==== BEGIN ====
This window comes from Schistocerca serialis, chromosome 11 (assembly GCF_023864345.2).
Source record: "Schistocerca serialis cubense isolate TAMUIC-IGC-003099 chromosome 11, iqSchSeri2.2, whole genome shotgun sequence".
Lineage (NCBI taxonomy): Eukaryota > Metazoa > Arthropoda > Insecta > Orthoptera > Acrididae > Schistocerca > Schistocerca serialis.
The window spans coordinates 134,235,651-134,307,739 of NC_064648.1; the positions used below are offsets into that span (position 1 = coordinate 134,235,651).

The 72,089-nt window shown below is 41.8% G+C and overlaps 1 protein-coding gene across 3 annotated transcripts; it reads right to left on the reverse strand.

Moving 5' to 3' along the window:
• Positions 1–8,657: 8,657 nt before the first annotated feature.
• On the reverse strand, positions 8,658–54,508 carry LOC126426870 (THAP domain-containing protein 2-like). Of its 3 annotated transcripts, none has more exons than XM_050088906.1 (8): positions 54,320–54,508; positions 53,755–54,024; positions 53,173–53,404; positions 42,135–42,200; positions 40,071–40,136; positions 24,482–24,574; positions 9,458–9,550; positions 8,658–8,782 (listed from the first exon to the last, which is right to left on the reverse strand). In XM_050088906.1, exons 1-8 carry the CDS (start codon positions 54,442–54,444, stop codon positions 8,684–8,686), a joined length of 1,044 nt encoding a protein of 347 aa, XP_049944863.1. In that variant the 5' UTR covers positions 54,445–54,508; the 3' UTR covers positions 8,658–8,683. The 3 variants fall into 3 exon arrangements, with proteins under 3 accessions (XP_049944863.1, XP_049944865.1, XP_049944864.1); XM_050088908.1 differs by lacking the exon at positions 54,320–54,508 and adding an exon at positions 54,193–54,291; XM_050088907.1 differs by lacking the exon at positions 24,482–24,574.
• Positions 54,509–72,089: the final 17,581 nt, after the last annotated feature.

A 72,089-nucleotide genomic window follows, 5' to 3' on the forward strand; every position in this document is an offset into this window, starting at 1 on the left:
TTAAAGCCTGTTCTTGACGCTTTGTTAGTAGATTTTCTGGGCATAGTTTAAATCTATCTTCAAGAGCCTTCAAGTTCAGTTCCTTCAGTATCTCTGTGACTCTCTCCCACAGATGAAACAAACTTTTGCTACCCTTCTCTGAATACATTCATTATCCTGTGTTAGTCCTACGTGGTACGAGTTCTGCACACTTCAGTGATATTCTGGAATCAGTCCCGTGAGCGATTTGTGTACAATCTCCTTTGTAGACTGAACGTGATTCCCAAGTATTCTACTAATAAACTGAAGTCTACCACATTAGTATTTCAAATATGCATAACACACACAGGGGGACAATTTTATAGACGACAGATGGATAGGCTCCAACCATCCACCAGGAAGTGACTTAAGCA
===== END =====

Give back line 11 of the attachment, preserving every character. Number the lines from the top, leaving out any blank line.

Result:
TTAAAGCCTGTTCTTGACGCTTTGTTAGTAGATTTTCTGGGCATAGTTTAAATCTATCTTCAAGAGCCTTCAAGTTCAGTTCCTTCAGTATCTCTGTGACTCTCTCCCACAGATGAAACAAACTTTTGCTACCCTTCTCTGAATACATTCATTATCCTGTGTTAGTCCTACGTGGTACGAGTTCTGCACACTTCAGTGATATTCTGGAATCAGTCCCGTGAGCGATTTGTGTACAATCTCCTTTGTAGACTGAACGTGATTCCCAAGTATTCTACTAATAAACTGAAGTCTACCACATTAGTATTTCAAATATGCATAACACACACAGGGGGACAATTTTATAGACGACAGATGGATAGGCTCCAACCATCCACCAGGAAGTGACTTAAGCA